Monday, June 26, 2017

A look at the NYDFS requirements for Cybersecurity

Hopefully most people have heard of the new NY State regulations on cybersecurity, usually referred to as the NYDFS regs, or "23 NYCRR 500" or the like.

These went into effect on March 1, 2017 and you can read the regs HERE.  Its just 15 pages.

Now, there are a lot of articles out there on the regs.  So not so much interested in going over in deal what the regs say, but instead to comment on what it here.

Overall the regs are interesting.  The focus is on organizations who are in the financial and insurance fields in NY, and in particular in protecting the "non public" information of those entities, basically company info (financials), as well as PHI and PII.

The bulk of the regs are in 15 sections that are on having a cybersecurity program and elements of it.  Basically that the organization has put in place a Information Security Management System (ISMS) as used in ISO 27001 or an infosec/cybersecurity program of people, processes, and technology.

While the regs went into affect in March of 2017, there are 3 deadlines for orgs to met certain of the sections over the next 2 years.  There are also excepts for small orgs and other groups.

So my comments, mainly about some of the 15 sections.

Section 2 & 3 are pretty basic.  Having a Cybersecurity Program and having policies in place.  Again, the focus is protecting that non-public info, having a process to handle any incidents, and getting things back into operation.  Basically Incident Response and recovery/resilience.

Section 4 is about having a CISO.  Interestingly, the CISO is expected to do an annual report to the orgs' Board regarding the cybersecurity program.  The regs to allow orgs to have a CISO provided by a third party.  So if a third party is doing their IT services (MSP or the like), they can provide CISO services (say a virtual or fractional CISO).

Section 5 is about Pentesting & Vulnerability Assessments.  They do expect orgs to do pentesting annually, which is nice.

Section 5 is about Audit Trails.  Its important that orgs know what is going on in their environment.  Who is accessing what, etc.  And this is called out in the regs.

Section 6-9 are pretty straight forward.

Section 10 is about Cybersecurity Personnel.  Basically there is the expectation that the org gets qualified people in their program.  Of course, no idea what "qualified" means, which is good or bad.  There is also verbiage that the org needs to be sure these personnel get updates and training to help them continue to do their job and maintain their knowledge.  This is nice, as too many groups don't seem to want to invest in training and the like for their people.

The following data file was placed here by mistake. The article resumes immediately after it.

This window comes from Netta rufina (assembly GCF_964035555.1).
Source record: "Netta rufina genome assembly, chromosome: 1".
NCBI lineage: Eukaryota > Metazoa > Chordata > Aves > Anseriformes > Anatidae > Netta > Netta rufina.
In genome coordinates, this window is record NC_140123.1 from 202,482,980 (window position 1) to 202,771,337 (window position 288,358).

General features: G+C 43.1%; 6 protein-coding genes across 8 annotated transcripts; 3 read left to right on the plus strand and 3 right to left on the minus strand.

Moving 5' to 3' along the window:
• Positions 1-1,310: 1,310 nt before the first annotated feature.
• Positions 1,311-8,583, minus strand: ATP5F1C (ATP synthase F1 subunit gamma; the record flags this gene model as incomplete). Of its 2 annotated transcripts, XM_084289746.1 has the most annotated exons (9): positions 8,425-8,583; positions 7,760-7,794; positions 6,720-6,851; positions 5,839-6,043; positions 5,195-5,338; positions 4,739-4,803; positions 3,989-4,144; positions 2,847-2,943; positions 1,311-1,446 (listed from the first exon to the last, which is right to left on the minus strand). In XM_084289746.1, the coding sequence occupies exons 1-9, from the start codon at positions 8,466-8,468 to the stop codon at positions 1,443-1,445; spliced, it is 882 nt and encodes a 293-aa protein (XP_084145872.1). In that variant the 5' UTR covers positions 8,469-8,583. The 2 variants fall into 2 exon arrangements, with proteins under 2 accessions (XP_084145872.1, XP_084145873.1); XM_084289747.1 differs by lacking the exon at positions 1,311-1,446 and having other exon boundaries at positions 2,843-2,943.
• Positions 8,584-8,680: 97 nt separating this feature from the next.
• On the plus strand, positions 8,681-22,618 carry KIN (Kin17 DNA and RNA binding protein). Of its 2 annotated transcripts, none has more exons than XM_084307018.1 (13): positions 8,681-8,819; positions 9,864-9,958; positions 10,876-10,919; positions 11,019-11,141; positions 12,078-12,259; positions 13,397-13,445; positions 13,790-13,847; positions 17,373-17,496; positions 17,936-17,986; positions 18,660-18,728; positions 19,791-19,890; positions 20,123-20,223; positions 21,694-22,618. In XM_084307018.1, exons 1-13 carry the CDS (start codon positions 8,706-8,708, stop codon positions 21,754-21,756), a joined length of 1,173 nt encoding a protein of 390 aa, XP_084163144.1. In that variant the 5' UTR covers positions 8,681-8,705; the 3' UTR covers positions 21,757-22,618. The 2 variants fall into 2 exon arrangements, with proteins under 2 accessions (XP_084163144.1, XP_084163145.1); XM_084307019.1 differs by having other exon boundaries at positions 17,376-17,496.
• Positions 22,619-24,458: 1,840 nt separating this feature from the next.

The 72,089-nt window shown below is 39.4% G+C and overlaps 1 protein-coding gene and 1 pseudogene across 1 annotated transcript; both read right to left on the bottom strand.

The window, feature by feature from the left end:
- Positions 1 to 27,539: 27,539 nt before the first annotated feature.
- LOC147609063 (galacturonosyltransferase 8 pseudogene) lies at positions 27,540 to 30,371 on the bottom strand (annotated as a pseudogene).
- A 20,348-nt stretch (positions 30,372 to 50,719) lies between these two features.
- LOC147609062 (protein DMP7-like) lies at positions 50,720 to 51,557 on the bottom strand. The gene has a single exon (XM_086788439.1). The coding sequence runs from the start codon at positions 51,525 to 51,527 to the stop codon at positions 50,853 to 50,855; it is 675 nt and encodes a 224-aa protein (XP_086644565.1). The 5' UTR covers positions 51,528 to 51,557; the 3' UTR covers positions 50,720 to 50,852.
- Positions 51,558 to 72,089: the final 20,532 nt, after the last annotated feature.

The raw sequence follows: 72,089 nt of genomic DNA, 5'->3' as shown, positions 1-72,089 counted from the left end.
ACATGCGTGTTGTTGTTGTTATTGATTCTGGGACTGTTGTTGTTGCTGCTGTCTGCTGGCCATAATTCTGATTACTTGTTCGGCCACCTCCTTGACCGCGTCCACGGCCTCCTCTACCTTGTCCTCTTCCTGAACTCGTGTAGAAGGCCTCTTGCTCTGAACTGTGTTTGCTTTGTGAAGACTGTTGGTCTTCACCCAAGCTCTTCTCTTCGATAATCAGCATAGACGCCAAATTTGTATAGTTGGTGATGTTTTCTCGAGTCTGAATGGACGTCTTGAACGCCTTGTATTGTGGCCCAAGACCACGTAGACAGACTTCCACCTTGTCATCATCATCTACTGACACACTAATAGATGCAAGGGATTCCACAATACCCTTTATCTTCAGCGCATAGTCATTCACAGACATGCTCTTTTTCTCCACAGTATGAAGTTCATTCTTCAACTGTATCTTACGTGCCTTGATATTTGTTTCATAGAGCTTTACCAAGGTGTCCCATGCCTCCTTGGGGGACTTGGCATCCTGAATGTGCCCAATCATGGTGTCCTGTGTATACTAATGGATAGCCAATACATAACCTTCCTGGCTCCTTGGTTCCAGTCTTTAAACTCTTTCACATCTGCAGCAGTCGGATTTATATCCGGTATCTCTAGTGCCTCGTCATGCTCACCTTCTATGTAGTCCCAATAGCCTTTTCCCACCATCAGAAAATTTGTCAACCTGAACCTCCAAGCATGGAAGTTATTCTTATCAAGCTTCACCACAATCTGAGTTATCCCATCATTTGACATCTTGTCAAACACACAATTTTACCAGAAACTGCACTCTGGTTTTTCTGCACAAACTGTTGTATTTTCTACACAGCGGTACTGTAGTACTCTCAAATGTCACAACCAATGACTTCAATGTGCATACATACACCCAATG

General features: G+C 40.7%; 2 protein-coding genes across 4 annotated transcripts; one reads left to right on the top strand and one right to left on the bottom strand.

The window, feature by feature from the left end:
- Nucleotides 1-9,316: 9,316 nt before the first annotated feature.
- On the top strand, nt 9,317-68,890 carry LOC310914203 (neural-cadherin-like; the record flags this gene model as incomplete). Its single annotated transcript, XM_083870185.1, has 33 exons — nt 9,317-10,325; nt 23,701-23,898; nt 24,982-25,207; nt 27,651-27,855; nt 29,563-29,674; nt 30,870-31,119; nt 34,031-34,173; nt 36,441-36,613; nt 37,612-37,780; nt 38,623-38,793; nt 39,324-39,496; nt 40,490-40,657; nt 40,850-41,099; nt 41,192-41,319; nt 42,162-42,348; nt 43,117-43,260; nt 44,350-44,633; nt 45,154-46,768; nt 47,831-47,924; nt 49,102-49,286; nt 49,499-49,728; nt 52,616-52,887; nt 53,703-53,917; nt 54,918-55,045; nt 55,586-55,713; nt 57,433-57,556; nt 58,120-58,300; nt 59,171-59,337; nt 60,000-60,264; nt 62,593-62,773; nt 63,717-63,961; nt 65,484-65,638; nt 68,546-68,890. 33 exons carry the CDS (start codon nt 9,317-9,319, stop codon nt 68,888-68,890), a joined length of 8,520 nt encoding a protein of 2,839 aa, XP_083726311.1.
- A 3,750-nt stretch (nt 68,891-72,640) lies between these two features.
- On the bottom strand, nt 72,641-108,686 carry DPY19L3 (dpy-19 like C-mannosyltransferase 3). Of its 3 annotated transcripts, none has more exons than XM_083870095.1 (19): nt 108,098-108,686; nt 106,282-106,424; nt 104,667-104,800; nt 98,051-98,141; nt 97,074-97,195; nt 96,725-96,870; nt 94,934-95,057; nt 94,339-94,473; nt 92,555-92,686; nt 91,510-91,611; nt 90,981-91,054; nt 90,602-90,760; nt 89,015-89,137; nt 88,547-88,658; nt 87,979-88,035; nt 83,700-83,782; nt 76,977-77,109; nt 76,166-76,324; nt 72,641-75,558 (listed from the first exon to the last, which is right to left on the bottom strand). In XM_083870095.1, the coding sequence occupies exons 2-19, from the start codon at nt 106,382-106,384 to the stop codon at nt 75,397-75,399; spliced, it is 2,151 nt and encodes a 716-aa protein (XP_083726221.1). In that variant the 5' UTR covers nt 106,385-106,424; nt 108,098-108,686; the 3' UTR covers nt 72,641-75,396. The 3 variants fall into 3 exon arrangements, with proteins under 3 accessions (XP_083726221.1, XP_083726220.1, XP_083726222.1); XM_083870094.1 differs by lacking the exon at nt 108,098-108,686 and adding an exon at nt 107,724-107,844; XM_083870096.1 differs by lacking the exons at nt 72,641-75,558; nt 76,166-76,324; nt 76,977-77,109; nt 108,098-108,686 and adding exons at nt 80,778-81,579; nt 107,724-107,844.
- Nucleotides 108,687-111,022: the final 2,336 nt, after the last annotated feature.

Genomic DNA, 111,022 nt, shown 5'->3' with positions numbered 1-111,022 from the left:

Section 11 deals with third parties.  This is important as we've seen that too often third parties are often a vector of breaches.  Too many groups are not looking at third party security.  But thankfully some are, but too often its just the "big guys".

Section 12 deals with multi-factor authentication.  I see this being used more and more, so not unexpected.

Section 13 deals with data retention.  Basically making sure that when disposing of data no longer needed or required, it be done securely.  No surprise here.

Section 14 deals with Training & Monitoring.  You basic security awareness training, as well as monitoring the activities of users.

Section 15 is about encryption of data.

Section 16 is about having an Incident Response Plan.  Vital to dealing with any incident or event that occurs.  Again, for any knowledgeable about IR, nothing here is surprising.

As noted, there are deadlines for when these different sections are due.  There are also requirements for annual reporting to the Supervisor as well as exceptions for certain orgs.

It will be interesting to see how this impacts the organizations in New York, as well as if other states may be adapting similar regulations.  But this is only focused on financial and insurance companies.  What about organizations in other industries?  I guess they figure healthcare and related ones are covered already by HIPAA.  Tho I would have thought the financial ones would have other regs in place to not need these.

Others have further thoughts?

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